For most of us, high school was so long ago that we can hardly remember what we were taught and couldn’t even guess what high school students are learning today.

Recently, I decided to pursue a teaching certificate in high school journalism and saw quickly what secondary students are learning in their journalism classes, mainly including a hodgepodge of writing and photography skills designed to help produce a yearbook. Today’s high school journalism curriculum, at least in the Lone Star State, indicates a vast digital deficit and a lack of focus that I believe sets young journalists back. Through my own journey to become a high school journalism educator, I learned what to do — but more importantly, what I would do differently.


The first thing I needed to do was seek out alternative certification programs. In Texas, educators either pursue a teaching certificate while in college, alongside majoring in the content area they intend to teach, or they get “alternatively” certified. This option is for those who have been working in the real world and later decide teaching is direction they want to go. My program, Texas Teachers, laid out clear expectations (and collects a hefty fee) for admission to and completion of the curriculum. Quickly, I learned the process would be time-consuming and expensive. The entire program costs a little over $4,000, although Texas Teachers students aren’t required to pay that back until they have been hired at a Texas school. But, the criteria for completing alternative certification consist of three main objectives: finish several hours worth of online training (there’s an in-person option, but my career as a full-time freelance writer wasn’t conducive to that kind of constraint), pass at least one certification exam (I opted to take the Journalism and English Language Arts exams to make myself more marketable) and complete 30 hours of in-class observations.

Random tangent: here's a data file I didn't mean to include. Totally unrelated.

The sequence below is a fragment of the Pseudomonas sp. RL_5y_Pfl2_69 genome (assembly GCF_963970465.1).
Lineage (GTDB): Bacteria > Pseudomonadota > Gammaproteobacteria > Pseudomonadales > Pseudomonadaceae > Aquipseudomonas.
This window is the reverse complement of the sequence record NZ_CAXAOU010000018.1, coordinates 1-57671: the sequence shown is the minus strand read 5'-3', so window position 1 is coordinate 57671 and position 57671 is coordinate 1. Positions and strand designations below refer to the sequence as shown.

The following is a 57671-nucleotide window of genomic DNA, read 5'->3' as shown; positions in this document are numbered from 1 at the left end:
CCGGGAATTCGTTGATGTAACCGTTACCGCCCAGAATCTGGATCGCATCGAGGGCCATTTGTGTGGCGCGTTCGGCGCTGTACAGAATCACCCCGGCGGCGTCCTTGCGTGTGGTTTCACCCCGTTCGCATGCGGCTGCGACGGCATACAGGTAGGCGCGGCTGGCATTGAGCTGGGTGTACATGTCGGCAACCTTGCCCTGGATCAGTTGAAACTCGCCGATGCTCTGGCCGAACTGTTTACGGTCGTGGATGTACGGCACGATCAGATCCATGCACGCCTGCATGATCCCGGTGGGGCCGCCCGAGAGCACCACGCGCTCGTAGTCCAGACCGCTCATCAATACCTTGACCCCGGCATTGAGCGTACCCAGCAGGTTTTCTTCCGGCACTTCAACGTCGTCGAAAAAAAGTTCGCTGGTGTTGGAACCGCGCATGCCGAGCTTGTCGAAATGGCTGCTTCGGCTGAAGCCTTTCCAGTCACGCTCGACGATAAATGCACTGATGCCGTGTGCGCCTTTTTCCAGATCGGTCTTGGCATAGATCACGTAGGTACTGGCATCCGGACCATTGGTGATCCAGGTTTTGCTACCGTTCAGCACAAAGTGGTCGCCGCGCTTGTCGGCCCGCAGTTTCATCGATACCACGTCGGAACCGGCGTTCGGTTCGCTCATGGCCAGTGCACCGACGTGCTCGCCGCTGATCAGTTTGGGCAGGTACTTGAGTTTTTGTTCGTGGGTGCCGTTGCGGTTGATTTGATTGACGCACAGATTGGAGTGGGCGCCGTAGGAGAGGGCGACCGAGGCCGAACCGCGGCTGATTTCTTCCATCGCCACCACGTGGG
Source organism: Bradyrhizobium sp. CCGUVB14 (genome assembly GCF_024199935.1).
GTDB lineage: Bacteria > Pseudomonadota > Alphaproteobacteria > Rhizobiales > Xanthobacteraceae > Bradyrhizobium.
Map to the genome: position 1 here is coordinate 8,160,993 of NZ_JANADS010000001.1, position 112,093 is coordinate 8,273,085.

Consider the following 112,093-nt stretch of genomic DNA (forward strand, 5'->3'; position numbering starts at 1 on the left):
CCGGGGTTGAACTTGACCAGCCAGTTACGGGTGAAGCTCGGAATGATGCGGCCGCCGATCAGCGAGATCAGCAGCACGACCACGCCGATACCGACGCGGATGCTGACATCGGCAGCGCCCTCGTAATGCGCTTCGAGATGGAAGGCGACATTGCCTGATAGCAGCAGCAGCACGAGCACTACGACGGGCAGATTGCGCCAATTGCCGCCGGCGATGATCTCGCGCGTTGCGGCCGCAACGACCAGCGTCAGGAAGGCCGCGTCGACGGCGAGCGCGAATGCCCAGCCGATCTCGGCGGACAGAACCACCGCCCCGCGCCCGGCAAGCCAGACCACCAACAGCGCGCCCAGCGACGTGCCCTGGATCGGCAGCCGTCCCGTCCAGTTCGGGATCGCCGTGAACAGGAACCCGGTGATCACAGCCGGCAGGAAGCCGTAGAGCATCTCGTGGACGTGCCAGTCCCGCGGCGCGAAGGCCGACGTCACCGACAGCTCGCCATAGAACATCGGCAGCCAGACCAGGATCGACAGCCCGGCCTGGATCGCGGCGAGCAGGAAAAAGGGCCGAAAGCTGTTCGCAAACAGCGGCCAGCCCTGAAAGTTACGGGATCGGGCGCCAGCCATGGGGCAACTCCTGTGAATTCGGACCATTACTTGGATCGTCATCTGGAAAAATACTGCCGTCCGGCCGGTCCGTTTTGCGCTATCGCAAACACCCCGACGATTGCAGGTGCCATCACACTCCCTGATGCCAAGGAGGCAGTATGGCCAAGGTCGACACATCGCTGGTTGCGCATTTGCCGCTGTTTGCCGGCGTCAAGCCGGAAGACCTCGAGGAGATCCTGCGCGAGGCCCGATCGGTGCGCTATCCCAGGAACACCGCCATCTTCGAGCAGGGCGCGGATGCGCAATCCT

I had been practicing journalism full-time since college graduation. Surely, I would be able to ace this exam without much study or practice. But with respect to my usual tendencies to over prepare and obsess over minute details, I studied anyway – both state-issued, public test manuals and independently produced test prep documents.

What I found was that I felt grossly unprepared because the journalism (for grades 8-12) exam has very little to do with what a primarily digital journalist does on a daily basis. To some degree, the competency expectations make a lot of sense. Like most other certification exams in the state, questions skew heavily toward behavioral, “what would you do?” questions, with content knowledge taking somewhat of a backseat. Still, situational questions require actual subject area knowledge. In general, high school journalism educators in Texas are expected to know the following, according to the TExES Preparation Manual:

  • The historical development of journalism in the United States
  • Legal and ethical principles relevant to journalistic media
  • How to gather information using journalistic research, interviews and news judgment
  • How to produce various forms of journalism and develop that skill in students
  • Principles, procedures and techniques of photojournalism
  • Principles, elements, tools and techniques of publication design and how to develop that skill in students
  • Principles, procedures and techniques of broadcast journalism and how to develop that skill in students
  • The economics of student publications and how to teach business management
  • How to advise and mentor students, encourage collaborative skills and work with others in the school and community
The test’s biggest strength is probably its photojournalism and design section. Photo by Kevin Tostado on Flickr and used here with Creative Commons license.